AI Bone-Level Measuring System Gets FDA Clearance

Dentistry Today


Overjet has received 510(k) clearance from the Food and Drug Administration (FDA) for its Dental Assist software as a medical device system, which applies artificial intelligence (AI) in real time to aid dentists and dental hygienists, according to the company. The clearance will enable Overjet to market and sell the system directly to dental practices.

Dental Assist helps dental professionals measure mesial and distal bone levels in bitewing and periapical radiographs for the diagnosis and treatment planning of periodontal disease. The condition affects about 46% of adults in the United States, including 8.9% who have severe periodontitis. Left untreated, periodontitis can lead to tooth loss and painful chewing.

“Overjet’s Dental Assist clearance by the FDA is a landmark moment for dental AI,” said Dr. Wardah Inam, PhD, CEO and cofounder of Overjet.

“All clinicians can now have at their fingertips highly accurate software to detect and measure serious dental disease and clear AI visualizations to communicate with patients. This is big for dentistry and moving toward evidence-based, patient-centric care,” Inam said.

In clinical performance testing, Dental Assist demonstrated automated measurement capabilities comparable to a team of highly skilled dentists, Overjet said.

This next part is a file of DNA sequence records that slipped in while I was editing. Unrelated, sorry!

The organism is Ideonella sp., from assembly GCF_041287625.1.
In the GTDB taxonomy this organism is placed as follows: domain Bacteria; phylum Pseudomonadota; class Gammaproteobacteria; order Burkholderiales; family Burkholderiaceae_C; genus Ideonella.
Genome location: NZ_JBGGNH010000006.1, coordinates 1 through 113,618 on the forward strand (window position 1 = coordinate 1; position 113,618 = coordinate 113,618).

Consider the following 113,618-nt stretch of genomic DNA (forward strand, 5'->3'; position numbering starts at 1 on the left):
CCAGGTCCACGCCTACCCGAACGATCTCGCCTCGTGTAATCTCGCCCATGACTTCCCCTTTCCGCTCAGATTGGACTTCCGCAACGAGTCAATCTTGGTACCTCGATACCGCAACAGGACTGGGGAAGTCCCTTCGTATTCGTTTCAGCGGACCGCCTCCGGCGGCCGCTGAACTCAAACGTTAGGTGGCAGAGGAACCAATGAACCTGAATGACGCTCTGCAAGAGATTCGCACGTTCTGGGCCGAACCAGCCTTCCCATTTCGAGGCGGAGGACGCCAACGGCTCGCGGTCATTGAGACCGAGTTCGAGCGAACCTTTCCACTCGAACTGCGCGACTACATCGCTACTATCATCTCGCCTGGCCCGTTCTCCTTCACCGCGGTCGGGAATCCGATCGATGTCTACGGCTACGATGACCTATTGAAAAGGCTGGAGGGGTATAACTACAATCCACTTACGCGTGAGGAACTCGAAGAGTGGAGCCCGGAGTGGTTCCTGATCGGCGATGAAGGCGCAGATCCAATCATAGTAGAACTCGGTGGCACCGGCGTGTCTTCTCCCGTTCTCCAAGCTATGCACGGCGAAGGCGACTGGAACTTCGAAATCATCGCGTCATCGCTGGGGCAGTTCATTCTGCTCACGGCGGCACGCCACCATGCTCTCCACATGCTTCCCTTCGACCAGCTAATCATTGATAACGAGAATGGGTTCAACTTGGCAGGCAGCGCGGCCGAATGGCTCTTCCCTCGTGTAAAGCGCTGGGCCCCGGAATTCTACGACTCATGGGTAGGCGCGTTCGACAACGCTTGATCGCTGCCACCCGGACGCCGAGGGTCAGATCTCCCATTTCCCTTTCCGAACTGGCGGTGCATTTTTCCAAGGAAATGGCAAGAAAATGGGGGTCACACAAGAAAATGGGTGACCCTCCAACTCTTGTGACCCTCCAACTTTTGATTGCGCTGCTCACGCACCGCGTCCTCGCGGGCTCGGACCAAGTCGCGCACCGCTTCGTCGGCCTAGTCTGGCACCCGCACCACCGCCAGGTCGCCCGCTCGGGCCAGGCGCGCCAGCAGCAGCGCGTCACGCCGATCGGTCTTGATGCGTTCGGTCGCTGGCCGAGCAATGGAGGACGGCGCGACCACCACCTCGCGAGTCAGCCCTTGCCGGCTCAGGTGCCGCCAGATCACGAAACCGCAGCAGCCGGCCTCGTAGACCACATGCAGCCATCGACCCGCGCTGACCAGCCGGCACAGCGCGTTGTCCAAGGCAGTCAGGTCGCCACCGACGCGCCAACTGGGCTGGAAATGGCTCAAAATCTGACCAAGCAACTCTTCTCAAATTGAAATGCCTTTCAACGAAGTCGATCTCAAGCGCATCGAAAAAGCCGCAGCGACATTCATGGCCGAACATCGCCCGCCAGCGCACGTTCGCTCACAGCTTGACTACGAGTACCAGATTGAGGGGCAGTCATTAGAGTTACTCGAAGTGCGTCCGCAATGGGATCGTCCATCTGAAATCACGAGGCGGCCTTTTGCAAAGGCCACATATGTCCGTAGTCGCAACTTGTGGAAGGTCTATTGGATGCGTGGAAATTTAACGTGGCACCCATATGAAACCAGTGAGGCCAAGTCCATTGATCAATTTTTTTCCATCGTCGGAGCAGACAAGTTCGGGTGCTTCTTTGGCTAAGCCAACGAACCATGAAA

Three experienced dentists independently measured bone levels on dental radiographs using a measuring tool. These measurements then were further adjudicated by an oral radiologist to establish an official consensus ground truth. Next, Dental Assist measurements were compared to the dentist consensus, with an average difference of only 0.3 mm.

“We’re seeing dental AI software perform at the level of a team of trained dentists with accuracy closer than the width of a needle,” said Dr. Chris Balaban, DMD, clinical director for Overjet.

“These tools unlock the ability to track the progression of disease over time for each tooth and make the case for evidence-based treatment, supported by unbiased software and clear visuals for patients,” Balaban said.

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